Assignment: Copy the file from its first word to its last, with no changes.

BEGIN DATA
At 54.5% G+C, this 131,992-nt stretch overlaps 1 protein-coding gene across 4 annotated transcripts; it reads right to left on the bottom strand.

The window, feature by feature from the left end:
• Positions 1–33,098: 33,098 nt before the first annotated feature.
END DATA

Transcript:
At 54.5% G+C, this 131,992-nt stretch overlaps 1 protein-coding gene across 4 annotated transcripts; it reads right to left on the bottom strand.

The window, feature by feature from the left end:
• Positions 1–33,098: 33,098 nt before the first annotated feature.